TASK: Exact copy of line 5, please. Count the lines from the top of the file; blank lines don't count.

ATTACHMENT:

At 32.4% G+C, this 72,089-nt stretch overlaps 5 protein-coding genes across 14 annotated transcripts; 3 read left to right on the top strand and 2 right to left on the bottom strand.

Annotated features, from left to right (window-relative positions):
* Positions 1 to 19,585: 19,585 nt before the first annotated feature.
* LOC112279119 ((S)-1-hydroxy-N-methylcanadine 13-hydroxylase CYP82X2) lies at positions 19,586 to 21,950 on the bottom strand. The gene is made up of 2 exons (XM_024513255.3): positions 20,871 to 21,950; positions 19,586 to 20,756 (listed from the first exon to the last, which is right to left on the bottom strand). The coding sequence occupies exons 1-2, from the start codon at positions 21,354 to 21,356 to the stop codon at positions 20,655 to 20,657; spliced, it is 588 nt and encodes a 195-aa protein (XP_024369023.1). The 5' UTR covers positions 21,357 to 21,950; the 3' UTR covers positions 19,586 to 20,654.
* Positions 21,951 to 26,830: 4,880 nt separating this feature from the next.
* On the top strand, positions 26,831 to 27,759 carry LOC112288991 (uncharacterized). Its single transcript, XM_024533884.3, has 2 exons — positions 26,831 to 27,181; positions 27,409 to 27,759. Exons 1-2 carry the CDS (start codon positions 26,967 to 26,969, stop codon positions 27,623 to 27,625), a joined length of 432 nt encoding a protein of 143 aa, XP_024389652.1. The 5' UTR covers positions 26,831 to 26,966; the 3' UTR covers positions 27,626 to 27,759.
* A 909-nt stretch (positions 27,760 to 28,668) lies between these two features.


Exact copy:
* Positions 21,951 to 26,830: 4,880 nt separating this feature from the next.